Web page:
قیمت گذاری گزینه های آسیب پذیر فازی و مدیریت ریسک
|کد مقاله||سال انتشار||تعداد صفحات مقاله انگلیسی||ترجمه فارسی|
|729||2009||12 صفحه PDF||سفارش دهید|
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Publisher : Elsevier - Science Direct (الزویر - ساینس دایرکت)
Journal : Expert Systems with Applications, Volume 36, Issue 10, December 2009, Pages 12188–12199
The assumption of unrealistic “identical rationality” in classic option pricing theory is released in this article to amend Klein’s [Klein, P. (1996). Pricing Black–Scholes options with correlated credit risk. Journal of Banking Finance, 1211–1129] vulnerable option pricing formula. Through this formula, default risk and liquidity risk are both well-explained when the investment behaviors and market expectations of the participants are heterogeneous. The numerical results show that when the investing decisions of each market participant come from their individual rationality and use their own subjective price to trade, the option price becomes a boundary. The upper boundary becomes an absolutely safe line and the lower boundary becomes an absolutely unsafe line for investors who want to invest in some financial securities with default risk. The proposed model suggests a more realistic pricing mechanism for the issuers and traders who want to value options with default risk.
The most important thing about deals that are traded in the over-the-counter (OTC) market is the associated credit risk, since there is no exchange or clearing house to ensure that investors will honor their obligations. There are many reasons why people may not do so. First, perhaps due to regret at making the wrong financial decisions. Second, due to not having enough assets to cover the investment loss. Third, perhaps their assets are enough to pay for the claim, but they lack the necessary liquidity. Hence, derivatives traded in the OTC market typically not only face the risk of default, but also the risk of illiquidity, and this is gaining more and more attention from both theorists and practitioners. The definition of market liquidity is that people are able to unwind their large holding positions at reasonable costs. Investors always prefer holding assets which are more liquid, since they can sell them at any time, especially when market prices are high. When an asset is illiquid, it means that even if it has good market price, it perhaps can be sold at the right time. Since options are not always risk free, the holders are vulnerable to default risk. These kinds of options are called “vulnerable options”, which, as first proposed by Johnson and Stulz (1987), is an option whose counterparty may default on the obligations it has in the contract. The vulnerable option pricing formula of Johnson and Stulz (1987) assumes that the option is the only liability of the firm and the default occurs when the value of the option outgrows the value of the assets of the counterparty. Following this, Hull and White (1995) proposed a model to price vulnerable options to allow the counterparty to have other liabilities of equal priority. When default occurs, only a proportion of the original claims are paid to the option holders. Jarrow and Turnbull (1995) provided a new methodology for pricing and hedging derivative securities subject to default risk, and their model can be applied to securities other than vulnerable options. Rich (1996) developed a model to price European options subject to an intertemporal default risk, considering the timing of the default and an uncertain recovery value, and it can also be used to evaluate the current margin requirements made for exchange-trade options. Klein (1996) criticized Johnson and Stulz’s (1987) assumption that the option could be treated as the only liability in the option writer’s capital structure, improving the earlier model to allow the option writer to have other liabilities of equal priority payment. However, the underlying assets of the vulnerable option, such as firm value or collateral, are usually illiquid, and treating them as liquid assets when pricing vulnerable options is inappropriate. Hence, a model must be developed to accommodate the incompleteness of the real market to price vulnerable options. Cherubini and Lunga’s, 2001a and Cherubini and Lunga’s, 2001b used fuzzy measure theory to represent liquid risk and establish a fuzzified version of the Merton (1974) model. Their model enables one to account for different values of long and short positions, and liquidity risk is introduced by representing the upper and lower bound of the price of the contingent claim computed as the upper and lower Choquet integral with respect to a sub-additive function. Han and Zheng (2005) noted that even though Cherubini and Lunga’s, 2001a and Cherubini and Lunga’s, 2001b dealt with the fuzzy measure and integral, they did not view this problem from an economic perspective, and did not account for the “non-identical rationality” concept. Hence, they went back to consider the basic assumptions of classical economics in constructing financial models, and pointed out that all the mispricing of previous models comes from the unrealistic assumption that all the investors in the markets are “identical rationality” by using a representative agent for the market. Under this assumption, the preference, expectation and investment strategy of all the investors’ are homogenous, and all the investors’ interest can be maximized through a representative agent. Many empirical studies find that there are systematic errors between the real market and the classical model-based price. Phenomena like violation for put-call parity, volatility smile, volatility term structure and so on, are all evidence of the breakdown of the classical models. Some researchers have proposed different approaches, such as the pure jump model, jump diffusion model, and stochastic volatility model to correct these defects, but they fail because they do not address the unrealistic assumption – all the market participants have “identical rationality”. Leland (1980) suggested that if all the market participants are all “identical rationality” and their long and short position are homogenous, there will be no trade in the market. Hence, the existence of both heterogeneity and non-identical rationality among market participants must be faced squarely when we want to establish a realistic economic or a financial model. This paper follows the idea of Cherubini and Lunga’s, 2001a and Cherubini and Lunga’s, 2001b and employs the method of Han and Zheng (2005) and the model of Klein (1996) to develop a method to price vulnerable options by using the fuzzy measure theory to represent liquidity risk. We focus on the case in which the probability measure used to price contingent claims is not known precisely. This theory enables us to explain for different values of long and short positions. Liquidity risk can be thought of as resulting from the non-identical rationality of all the investors, with their own prices different from others, leading to different market positions (long or short). The use of a specific class of fuzzy measures, known as gλgλ-measures, enables us to easily extend Klein’s (1996) model to the case of illiquid markets. As the technique is particularly useful in corporate claims evaluation, a fuzzified version of Klein’s (1996) model of liquidity risk is presented. The article is structured as follows. Section 1 presents an overview of research on default risk models and the superiority of the fuzzy measure theory in dealing with the problems of liquidity risk, which has been seldom discussed in previous articles. Section 2 introduces Klein’s (1996) model, the fuzzy measure theory, and amends it to account for liquidity risk. Section 3 numerically analyzes the proposed model and value-at-risk in a fuzzy environment. Finally, Section 4 draws conclusions.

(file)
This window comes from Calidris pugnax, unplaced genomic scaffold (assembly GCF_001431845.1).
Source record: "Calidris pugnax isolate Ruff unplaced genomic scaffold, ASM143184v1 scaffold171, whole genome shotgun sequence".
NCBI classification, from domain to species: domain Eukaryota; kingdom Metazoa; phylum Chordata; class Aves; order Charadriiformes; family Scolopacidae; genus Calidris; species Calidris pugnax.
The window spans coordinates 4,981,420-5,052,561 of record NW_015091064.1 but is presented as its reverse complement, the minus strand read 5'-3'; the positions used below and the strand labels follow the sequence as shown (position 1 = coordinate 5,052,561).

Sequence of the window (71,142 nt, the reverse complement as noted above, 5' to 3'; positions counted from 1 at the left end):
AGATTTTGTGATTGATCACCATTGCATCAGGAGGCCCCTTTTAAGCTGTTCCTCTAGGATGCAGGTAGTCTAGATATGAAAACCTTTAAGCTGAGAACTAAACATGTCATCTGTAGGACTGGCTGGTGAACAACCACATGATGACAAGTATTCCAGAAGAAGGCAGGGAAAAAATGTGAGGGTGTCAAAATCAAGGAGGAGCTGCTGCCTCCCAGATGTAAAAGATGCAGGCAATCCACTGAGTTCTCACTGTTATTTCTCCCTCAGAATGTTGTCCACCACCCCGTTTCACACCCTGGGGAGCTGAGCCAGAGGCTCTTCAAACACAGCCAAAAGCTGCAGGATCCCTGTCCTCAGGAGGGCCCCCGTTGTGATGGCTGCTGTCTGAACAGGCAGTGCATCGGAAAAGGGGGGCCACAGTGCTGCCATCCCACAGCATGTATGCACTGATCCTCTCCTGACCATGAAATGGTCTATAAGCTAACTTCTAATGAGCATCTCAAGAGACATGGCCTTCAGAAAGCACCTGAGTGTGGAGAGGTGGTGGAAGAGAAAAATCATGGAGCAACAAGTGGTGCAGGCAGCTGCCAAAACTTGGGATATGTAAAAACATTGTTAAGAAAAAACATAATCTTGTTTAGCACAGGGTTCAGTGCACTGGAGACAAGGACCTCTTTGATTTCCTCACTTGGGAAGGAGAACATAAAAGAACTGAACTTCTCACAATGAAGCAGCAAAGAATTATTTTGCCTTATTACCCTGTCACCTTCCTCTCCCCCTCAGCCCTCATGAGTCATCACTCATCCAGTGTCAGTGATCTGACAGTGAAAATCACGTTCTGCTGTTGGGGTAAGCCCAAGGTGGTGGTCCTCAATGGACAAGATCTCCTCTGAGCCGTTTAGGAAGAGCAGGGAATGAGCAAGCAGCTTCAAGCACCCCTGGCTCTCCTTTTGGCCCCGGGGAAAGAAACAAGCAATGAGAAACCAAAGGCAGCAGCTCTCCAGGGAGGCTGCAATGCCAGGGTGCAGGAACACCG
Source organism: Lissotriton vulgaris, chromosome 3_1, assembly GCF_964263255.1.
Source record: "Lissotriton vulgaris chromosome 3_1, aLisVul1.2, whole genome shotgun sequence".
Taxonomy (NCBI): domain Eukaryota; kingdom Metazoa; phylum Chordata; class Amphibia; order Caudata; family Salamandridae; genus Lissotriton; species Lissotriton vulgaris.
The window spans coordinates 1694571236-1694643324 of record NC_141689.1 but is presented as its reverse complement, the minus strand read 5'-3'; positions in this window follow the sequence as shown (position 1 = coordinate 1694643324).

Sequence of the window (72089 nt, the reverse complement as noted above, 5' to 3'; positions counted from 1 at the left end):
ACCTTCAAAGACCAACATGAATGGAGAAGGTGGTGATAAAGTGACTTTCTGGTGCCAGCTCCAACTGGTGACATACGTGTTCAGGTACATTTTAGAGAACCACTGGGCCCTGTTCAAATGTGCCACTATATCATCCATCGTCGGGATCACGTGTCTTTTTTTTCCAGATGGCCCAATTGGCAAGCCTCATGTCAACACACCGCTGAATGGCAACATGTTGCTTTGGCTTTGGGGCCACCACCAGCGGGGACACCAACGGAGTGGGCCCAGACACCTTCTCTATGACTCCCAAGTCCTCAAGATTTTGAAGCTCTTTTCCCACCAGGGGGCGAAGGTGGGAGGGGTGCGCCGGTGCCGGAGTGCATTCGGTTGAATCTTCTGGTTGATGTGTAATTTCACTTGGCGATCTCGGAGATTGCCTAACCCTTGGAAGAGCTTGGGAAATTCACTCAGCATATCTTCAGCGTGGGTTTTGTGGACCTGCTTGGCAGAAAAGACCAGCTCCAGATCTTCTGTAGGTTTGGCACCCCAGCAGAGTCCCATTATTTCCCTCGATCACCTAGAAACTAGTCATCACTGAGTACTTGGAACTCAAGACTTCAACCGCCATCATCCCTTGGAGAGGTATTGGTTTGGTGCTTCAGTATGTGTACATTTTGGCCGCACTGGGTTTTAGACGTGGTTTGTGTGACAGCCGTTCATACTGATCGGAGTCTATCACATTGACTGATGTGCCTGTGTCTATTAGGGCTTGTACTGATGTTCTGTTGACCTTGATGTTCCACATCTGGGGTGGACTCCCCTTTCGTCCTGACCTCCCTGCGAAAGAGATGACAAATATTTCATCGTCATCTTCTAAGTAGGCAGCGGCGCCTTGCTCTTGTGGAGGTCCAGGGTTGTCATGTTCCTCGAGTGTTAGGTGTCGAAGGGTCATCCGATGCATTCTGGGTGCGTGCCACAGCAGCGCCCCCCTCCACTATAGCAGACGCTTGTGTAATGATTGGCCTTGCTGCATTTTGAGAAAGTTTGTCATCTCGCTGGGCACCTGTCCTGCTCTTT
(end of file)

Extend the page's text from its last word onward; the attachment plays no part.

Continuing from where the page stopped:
نتیجه گیری انگلیسی
We amend Klein’s (1996) vulnerable option pricing models to account for liquidity risk, namely, incorporating a “liquidity premium” in the price by using the fuzzy measure theory and releasing the unrealistic “identical rationality” assumption which has been used in classical economic and financial models. The main drawback of the asset pricing models for vulnerable options that we currently use is that they are established in a complete market setting and yield a single price for both long and short positions, ignoring the fact that humans are inherently heterogeneous. Thus, to account for “non-identical rationality” and market liquidity calls for models that yield different values for long and short positions. In contrast with the single option value in Klein (1996), we express the price bounds for the pricing results after we incorporate the liquidity risk into our pricing model. Liquidity risk is introduced by representing the upper and lower bound of the price of the contingent claim computed as the upper and lower Choquet integral with respect to a sub-additive function. The use of a specific class of fuzzy measures, known as λλ-additive fuzzy measures, enables one to easily extend the available asset pricing models to the case of illiquid markets. One may argue that there is no assumption of risk preference in Black–Scholes’ model, which only assumes that there is a complete market and then the option can be priced in a risk-neutral environment. However, this ignores the subjective prices of investors, who may buy or sell options when the price reaches their own threshold. One way to reflect this situation is to consider the risk preference. In addition to providing a pricing formula for fuzzy vulnerable options, this article also presents the hedge ratio formula of fuzzy vulnerable options in integration form. We also apply the fuzzy vulnerable option model to value-at-risk analysis, and find that, the VaR of the long position is generally higher than that of the short position.